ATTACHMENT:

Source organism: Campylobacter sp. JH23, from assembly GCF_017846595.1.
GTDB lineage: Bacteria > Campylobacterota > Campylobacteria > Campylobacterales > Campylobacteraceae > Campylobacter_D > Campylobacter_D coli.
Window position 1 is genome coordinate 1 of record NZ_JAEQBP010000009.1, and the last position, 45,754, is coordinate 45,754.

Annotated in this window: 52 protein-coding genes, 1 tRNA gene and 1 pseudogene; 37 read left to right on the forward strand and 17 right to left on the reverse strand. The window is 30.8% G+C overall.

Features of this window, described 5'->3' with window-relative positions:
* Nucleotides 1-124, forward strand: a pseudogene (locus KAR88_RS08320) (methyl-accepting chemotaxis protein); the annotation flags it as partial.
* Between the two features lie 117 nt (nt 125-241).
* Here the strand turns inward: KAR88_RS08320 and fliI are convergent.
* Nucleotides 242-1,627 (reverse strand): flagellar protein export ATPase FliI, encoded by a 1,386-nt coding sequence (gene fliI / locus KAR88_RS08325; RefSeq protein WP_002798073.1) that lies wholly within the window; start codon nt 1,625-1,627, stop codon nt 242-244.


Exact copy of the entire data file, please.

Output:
Source organism: Campylobacter sp. JH23, from assembly GCF_017846595.1.
GTDB lineage: Bacteria > Campylobacterota > Campylobacteria > Campylobacterales > Campylobacteraceae > Campylobacter_D > Campylobacter_D coli.
Window position 1 is genome coordinate 1 of record NZ_JAEQBP010000009.1, and the last position, 45,754, is coordinate 45,754.

Annotated in this window: 52 protein-coding genes, 1 tRNA gene and 1 pseudogene; 37 read left to right on the forward strand and 17 right to left on the reverse strand. The window is 30.8% G+C overall.

Features of this window, described 5'->3' with window-relative positions:
* Nucleotides 1-124, forward strand: a pseudogene (locus KAR88_RS08320) (methyl-accepting chemotaxis protein); the annotation flags it as partial.
* Between the two features lie 117 nt (nt 125-241).
* Here the strand turns inward: KAR88_RS08320 and fliI are convergent.
* Nucleotides 242-1,627 (reverse strand): flagellar protein export ATPase FliI, encoded by a 1,386-nt coding sequence (gene fliI / locus KAR88_RS08325; RefSeq protein WP_002798073.1) that lies wholly within the window; start codon nt 1,625-1,627, stop codon nt 242-244.